Conversational search is on the rise…

Google has reported that 65% of all voice search queries are now delivered in a conversational manner. So people are no longer asking “Marketing advice online” but instead are asking “Where is the best place for me to get marketing advice online?”

It is important that SEO tactics of businesses take this into account and think about all the different ways that your business may be searched. Not just keywords but the way in which the keywords are used


Have some voice search stats as a little break…

There is no denying that voice search is here and here to stay. We took a looked the growth of digital assistants in our chart of the day Instead of going into detail for this, I am going to quickfire the 10 most impressive stats I have found on voice search:

  1. The voice recognition market will be a $601 million industry by 2019, per Technavio.
  2. As of January 2018, there were an estimated one billion voice searches per month, per Alpine.AI.
  3. 1 in 4 shoppers used voice assistants in their holiday shopping during the 2017 season, per CTA.
  4. 65 percent of people who own an Amazon Echo or Google Home can’t imagine going back to the days before they had a smart speaker, per GeoMarketing.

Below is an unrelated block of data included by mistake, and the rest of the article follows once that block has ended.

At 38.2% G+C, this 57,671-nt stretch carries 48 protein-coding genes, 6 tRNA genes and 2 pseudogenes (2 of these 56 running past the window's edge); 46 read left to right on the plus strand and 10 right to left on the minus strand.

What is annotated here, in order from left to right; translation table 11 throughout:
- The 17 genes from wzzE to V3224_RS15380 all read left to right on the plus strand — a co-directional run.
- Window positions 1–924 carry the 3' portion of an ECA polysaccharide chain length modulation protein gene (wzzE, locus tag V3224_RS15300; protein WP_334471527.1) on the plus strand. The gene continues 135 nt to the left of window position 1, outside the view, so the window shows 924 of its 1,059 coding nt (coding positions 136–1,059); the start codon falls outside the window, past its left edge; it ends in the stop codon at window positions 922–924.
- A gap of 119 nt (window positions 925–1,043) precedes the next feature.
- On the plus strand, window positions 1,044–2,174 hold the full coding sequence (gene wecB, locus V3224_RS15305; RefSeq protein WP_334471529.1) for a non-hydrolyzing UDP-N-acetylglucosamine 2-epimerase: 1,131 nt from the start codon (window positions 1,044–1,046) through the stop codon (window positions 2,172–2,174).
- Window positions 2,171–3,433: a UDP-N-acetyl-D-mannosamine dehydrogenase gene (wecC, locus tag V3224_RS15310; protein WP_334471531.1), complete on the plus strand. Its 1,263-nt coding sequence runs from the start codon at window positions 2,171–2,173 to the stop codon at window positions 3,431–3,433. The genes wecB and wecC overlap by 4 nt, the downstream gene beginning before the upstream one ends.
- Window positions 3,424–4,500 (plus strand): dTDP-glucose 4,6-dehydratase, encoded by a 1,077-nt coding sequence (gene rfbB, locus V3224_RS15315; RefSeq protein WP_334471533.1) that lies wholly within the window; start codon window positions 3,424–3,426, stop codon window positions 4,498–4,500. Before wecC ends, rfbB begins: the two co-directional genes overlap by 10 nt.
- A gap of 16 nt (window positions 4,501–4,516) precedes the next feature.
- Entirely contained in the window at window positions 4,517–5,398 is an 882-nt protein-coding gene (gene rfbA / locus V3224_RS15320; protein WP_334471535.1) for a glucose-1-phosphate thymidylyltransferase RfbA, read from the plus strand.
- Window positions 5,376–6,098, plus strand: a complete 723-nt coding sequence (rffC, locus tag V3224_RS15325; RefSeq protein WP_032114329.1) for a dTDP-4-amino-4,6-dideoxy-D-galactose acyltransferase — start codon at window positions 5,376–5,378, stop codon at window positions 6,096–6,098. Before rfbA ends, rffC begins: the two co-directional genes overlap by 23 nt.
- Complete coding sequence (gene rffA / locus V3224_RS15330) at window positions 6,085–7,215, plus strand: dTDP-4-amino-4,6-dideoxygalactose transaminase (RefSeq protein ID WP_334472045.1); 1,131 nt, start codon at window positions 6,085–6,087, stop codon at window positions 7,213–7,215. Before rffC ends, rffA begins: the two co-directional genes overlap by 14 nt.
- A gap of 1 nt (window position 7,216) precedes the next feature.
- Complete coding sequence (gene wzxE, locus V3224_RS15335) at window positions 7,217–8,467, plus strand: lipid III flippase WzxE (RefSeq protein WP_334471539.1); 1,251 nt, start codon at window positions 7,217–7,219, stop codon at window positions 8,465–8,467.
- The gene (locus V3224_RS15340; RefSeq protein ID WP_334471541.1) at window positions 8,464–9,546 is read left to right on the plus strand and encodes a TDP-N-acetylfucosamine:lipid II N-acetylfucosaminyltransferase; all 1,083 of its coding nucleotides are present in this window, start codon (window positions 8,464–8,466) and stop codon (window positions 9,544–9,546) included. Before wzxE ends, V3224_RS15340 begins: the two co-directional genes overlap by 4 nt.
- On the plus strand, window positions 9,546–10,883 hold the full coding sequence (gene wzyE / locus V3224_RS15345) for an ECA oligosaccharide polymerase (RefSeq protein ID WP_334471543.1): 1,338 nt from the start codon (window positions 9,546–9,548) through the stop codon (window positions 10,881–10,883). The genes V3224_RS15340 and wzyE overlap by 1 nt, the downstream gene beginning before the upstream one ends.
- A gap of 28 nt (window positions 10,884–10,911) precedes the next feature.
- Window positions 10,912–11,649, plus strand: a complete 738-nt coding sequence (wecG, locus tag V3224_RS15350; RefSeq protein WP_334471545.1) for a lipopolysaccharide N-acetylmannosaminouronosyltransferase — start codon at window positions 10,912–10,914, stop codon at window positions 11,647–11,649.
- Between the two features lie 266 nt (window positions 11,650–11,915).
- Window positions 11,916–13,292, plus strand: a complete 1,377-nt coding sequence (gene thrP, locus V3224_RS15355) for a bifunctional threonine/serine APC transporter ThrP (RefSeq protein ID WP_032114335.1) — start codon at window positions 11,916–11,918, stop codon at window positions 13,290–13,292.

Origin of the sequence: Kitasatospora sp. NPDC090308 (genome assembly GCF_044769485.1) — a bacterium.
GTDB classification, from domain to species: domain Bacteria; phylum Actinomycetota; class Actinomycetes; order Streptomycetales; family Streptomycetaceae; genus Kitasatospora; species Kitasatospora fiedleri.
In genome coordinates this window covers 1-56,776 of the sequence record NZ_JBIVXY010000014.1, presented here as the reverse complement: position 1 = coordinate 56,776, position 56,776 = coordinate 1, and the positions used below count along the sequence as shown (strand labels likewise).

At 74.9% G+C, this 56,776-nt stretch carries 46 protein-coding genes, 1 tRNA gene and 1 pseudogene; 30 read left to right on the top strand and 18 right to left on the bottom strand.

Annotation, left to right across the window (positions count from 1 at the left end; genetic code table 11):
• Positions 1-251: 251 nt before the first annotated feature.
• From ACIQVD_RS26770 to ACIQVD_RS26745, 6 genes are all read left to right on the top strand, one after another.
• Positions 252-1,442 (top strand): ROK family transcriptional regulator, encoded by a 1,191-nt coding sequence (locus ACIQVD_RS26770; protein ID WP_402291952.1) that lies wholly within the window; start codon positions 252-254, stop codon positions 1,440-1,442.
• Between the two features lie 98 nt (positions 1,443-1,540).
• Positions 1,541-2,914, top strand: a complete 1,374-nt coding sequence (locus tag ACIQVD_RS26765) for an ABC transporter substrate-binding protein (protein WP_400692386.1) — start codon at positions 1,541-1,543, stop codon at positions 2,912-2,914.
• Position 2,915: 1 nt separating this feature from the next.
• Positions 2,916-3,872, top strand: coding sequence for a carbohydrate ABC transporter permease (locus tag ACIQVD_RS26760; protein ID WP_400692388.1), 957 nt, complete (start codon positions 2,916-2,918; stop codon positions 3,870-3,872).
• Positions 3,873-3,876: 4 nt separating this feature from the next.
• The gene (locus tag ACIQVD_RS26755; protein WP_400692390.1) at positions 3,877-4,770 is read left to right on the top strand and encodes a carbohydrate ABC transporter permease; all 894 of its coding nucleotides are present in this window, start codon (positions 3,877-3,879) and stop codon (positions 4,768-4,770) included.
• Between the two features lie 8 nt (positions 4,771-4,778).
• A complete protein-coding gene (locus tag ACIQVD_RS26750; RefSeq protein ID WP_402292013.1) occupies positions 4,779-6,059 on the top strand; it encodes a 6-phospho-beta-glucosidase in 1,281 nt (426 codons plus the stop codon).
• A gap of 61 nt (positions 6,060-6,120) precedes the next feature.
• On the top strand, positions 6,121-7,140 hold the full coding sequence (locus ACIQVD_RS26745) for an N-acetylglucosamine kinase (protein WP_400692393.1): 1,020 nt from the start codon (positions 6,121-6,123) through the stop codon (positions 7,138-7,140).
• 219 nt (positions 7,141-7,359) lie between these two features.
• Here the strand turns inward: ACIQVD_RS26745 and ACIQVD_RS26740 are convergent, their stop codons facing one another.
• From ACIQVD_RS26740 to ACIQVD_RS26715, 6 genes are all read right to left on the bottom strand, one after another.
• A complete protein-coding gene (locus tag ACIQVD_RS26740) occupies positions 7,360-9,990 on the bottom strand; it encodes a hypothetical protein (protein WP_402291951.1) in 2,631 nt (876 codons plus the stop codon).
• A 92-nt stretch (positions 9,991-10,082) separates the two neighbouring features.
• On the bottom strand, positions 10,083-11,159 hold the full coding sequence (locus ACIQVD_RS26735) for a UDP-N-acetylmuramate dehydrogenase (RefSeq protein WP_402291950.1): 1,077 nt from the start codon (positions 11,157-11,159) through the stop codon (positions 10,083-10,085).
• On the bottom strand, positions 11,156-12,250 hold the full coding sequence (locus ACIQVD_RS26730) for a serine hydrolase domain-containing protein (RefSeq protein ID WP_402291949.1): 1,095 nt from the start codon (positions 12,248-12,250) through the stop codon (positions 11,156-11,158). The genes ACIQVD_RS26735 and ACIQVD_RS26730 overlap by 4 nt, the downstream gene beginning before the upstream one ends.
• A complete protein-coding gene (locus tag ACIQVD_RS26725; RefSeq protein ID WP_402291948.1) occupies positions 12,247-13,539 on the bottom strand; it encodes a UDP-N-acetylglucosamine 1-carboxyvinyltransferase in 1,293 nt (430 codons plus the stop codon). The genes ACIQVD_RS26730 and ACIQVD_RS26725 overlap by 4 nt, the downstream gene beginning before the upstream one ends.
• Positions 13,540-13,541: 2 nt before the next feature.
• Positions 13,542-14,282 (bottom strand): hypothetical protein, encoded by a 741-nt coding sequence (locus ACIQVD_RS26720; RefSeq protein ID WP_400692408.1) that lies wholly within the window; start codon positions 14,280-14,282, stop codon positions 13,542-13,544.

5. 41% of people who own a voice-activated speaker say it feels like talking to a friend or another person, per Google.
  6. 25% of individuals ages 16-24 use voice search on mobile, per Global Web Index
  7. 70.6% of Americans who used a voice-enabled speaker at least once a month in 2017 used an Amazon Echo, per eMarketer. 23.8% used a Google Home.
  8. Grocery shopping accounted for 20% of voice shopping in 2017, per OC&C Strategy Consultants. This compared to clothes shopping, which accounted for just 8%.
  9. 52% of voice-activated speaker owners would like to receive information about deals, sales, and promotions from brands, per Google. 39% would like to receive options to find business information.
  10. OBLIGATORY – 50% of all searches will be voice searches by 2020, per comScore.

What does this mean for digital marketing?

For many, the answer is not truly known as to where voice search will take us. One thing we can be sure of is that it will disrupt the current terrain of marketing. The screen aspect of the internet and search has been integral to the business side of it. Everything has been centered around SEO and optimization of UX and UI but when there is no screen then these aspects become obsolete. This is why the Amazon Echo, Google Home and the rest of voice assistants are more disruptive than say, Siri, a mobile voice assistant. Advertising is a huge part to the internet and creates incredible amounts of revenue for companies. The figures are truly astronomical for the giants.

In a future where devices only give a few (Or even just one) answer to queries, then ranking and placement on the web completely changes. How will you make sure your company is coming up in relevant searches? Will companies be able to have sponsored search results in a “Google Advoice” dystopian future? All of these are questions at this time we don’t know the answer to, but it is important businesses gear up for these changes. The stats above tell a story of change in internet usage that will rock the foundations as we know it.

David Linder

David Linder

MSc in Marketing from the University of Salford. Facebook Certified Planning Professional Facebook Certified Buying Professional

Leave a Comment